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CATBALOGAN, Philippines – Sari-sari store owner Gina Delos Santos wept as members of a city demolition team tore down her family’s lone source of livelihood on Monday afternoon, June 26.
Gina, a single mother, said she despair over the family’s future.
“Ang aming maliit na tindahan na nga lang inaasahan namin, nawala pa. Walang-wala na nga kami, tapos ganito pa ang nangyari sa amin, sana naman may tumulong sa amin,” she said. (We lost our small store which was our lone source of income. We already had almost nothing, and then this happened. We hope someone comes to our aid.)
It took a hours of standoff and two attempts by city police, members of the Catbalogan Law Enforcement Auxiliary Unit, the Bureau of Fire Protection, and the members of the city engineering office to subdue angry residents and tear down 140 houses in Pier 1, Barangay 6.
During those two tries, the busiest wharf of Catbalogan turned into a battle zone.
It was not clear how many residents were injured, but ambulances had taken people to the Samar Provincial Hospital. Among them, residents said, was a male minor allegedly beaten up.
The Catbalogan City Disaster Risk Management Office said seven members of the demolition team, including a backhoe driver, suffered minor injuries.
The backhoe burned when residents threw petroleum bombs.
Lawyer Uy, meanwhile, showed a video to backed up her clients’ claim that some members of the demolition crew threw tear gas and exploding devices at residents’ homes.
Hundreds of informal settlers flocked before dawn to the village entrance near the Pier 1 fish port.
They brought rocks, wood, pieces of steel in various sizes, and bottles filled with combustible liquid. They put up two layers of barricades and lit up tires around a small table separating the two barriers.
Atop the table was a wooden statue of a saint, a rosary, and a candle.
The demolition team arrived around 7:30 am to find residents with covered faces milling beside piles of rocks.
The residents’ success in halting a previous demolition attempt had prompted the city to send anti-riot policemen wearing chest protectors, shin guards, and elbow and knee pads to aid in the demolition. It also sent a few ambulances, two fire trucks, and a bulldozer dressed up with a protective net.
The demolition team advanced past 10 am. As the backhoe crashed the first barricade, residents threw rocks and lit-up bottles.
The bulldozer retreated with its front shield destroyed and its engine burned.
The driver jumped out and raced off to safety. Residents cheered.
Uy vs Uy
Uy, the lawyer arrived at 11:30, calling the demolition “illegal”.
“No order from the court, therefore it is illegal. I urge the police to arrest Mayor Uy because what he is doing now is illegal,” the lawyer shouted in a mix of Tagalog and Waray.
She said the court had declared the residents’ application for a Temporary Restraining Order (TRO) and a Writ of Injunction as submitted for resolution.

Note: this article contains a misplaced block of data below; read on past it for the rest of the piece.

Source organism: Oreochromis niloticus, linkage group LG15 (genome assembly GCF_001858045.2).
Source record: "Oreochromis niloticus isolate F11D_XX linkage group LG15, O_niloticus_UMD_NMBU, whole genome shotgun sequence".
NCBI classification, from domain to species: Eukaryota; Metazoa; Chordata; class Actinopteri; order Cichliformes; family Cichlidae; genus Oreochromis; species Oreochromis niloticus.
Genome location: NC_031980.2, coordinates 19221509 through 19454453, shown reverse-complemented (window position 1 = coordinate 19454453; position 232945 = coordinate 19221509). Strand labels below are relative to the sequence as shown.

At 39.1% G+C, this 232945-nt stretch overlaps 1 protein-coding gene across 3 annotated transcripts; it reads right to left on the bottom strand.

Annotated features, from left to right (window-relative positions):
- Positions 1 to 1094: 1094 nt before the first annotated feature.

Mayor Dexter Uy said the city had the necessary documents and even sought the legal opinion of the Department of Interior and Local Government.
“There is no need for a court order since any LGU is allowed to conduct eviction once the structures are built without a mayor’s permit, or when these are located in danger zones, or if there’s a fund from the national government for an improvement project,” the mayor said.
The local chief executive told residents their houses were blocking completion of a project approved in 2018 to rehabilitate the Catbalogan City wharf and beef up its resilience to typhoons and storm surges.
He belied claims about the absence of a relocation site.
“Andun na nga nakatira ngayon ang ibang nag voluntary vacate, tapos sasabihin wala. Meron po!,” said the mayor. (How can you say there is none when those who voluntarily vacated are already there.)
After the shouting match, the lawyer went between the demolition team and the barricades and continued to rail against the demolition. But as the wrecking crew advanced, her clients brought her to safety.
Despite physical resistance, the city team destroyed the barricades within 20 minutes.
The male residents scampered away. Silence descended on the community.
Somehow, the table with the saint remained untouched. A woman, who refused to give her name, collected the icon.
On social media, city residents were split on the demolition.
Evicted families and the local government dialogued on Tuesday, June 27.
City Administrator Dennis Cosmod told Rappler the LGU has allowed the affected families to stay in the evacuation centers. He said they would evaluate videos taken during the demolition.
“If they are found out to have joined the violent resistance, then maybe they have a problem with their relocation,” Cosmod said.
What went before
Mayor Uy called the razed community a fire hazard.
The city plans “to build a permanent and safer tenement building for the informal settlers who are willing to return, especially those victimized by the huge fire in May 2018,” he explained.
The city also plans to construct a commercial center, multimodal terminal, and other facilities that would benefit Catbaloganons and those from nearby municipalities.
The mayor said the city offered in 2018 sufficient financial and logistical support, valued at around P20 million, to informal settler families who agreed to voluntarily move.
National agencies pressed the city to complete the project in 2020.
“They were not ordered to immediately vacate the area considering the COVID-19 pandemic. Instead, we put our focus in developing other areas such as the construction of seawall, and jetty port,” the mayor explained.
Other informal settler families voluntarily demolished their homes in 2021/ The mayor said they received P10,000 and help in the hauling of furniture and appliances to the Barangay Payao relocation site. -Rappler.com